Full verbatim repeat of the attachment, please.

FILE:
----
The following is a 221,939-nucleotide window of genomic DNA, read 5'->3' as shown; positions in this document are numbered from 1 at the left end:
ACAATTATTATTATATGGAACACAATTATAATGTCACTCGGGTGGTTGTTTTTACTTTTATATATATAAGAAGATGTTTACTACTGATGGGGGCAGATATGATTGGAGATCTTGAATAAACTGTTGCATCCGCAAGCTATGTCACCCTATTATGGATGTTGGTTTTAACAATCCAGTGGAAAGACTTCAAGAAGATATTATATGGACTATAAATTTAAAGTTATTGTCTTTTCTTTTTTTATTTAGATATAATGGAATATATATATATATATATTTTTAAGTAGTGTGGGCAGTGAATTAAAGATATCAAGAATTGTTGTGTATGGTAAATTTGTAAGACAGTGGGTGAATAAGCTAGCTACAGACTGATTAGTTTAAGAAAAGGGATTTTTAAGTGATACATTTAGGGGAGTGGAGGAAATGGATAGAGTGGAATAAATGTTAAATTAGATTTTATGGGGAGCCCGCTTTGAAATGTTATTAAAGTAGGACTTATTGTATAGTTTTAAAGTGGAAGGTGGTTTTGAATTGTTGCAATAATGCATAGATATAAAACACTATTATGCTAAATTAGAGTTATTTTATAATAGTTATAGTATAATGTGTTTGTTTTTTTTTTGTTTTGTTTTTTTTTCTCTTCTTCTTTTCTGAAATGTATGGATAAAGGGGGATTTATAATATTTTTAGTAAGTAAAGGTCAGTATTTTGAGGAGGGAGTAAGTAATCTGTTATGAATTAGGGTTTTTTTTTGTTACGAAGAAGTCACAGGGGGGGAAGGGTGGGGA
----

The following is a 221,939-nucleotide window of genomic DNA, read 5'->3' as shown; positions in this document are numbered from 1 at the left end:
ACAATTATTATTATATGGAACACAATTATAATGTCACTCGGGTGGTTGTTTTTACTTTTATATATATAAGAAGATGTTTACTACTGATGGGGGCAGATATGATTGGAGATCTTGAATAAACTGTTGCATCCGCAAGCTATGTCACCCTATTATGGATGTTGGTTTTAACAATCCAGTGGAAAGACTTCAAGAAGATATTATATGGACTATAAATTTAAAGTTATTGTCTTTTCTTTTTTTATTTAGATATAATGGAATATATATATATATATATTTTTAAGTAGTGTGGGCAGTGAATTAAAGATATCAAGAATTGTTGTGTATGGTAAATTTGTAAGACAGTGGGTGAATAAGCTAGCTACAGACTGATTAGTTTAAGAAAAGGGATTTTTAAGTGATACATTTAGGGGAGTGGAGGAAATGGATAGAGTGGAATAAATGTTAAATTAGATTTTATGGGGAGCCCGCTTTGAAATGTTATTAAAGTAGGACTTATTGTATAGTTTTAAAGTGGAAGGTGGTTTTGAATTGTTGCAATAATGCATAGATATAAAACACTATTATGCTAAATTAGAGTTATTTTATAATAGTTATAGTATAATGTGTTTGTTTTTTTTTTGTTTTGTTTTTTTTTCTCTTCTTCTTTTCTGAAATGTATGGATAAAGGGGGATTTATAATATTTTTAGTAAGTAAAGGTCAGTATTTTGAGGAGGGAGTAAGTAATCTGTTATGAATTAGGGTTTTTTTTTGTTACGAAGAAGTCACAGGGGGGGAAGGGTGGGGA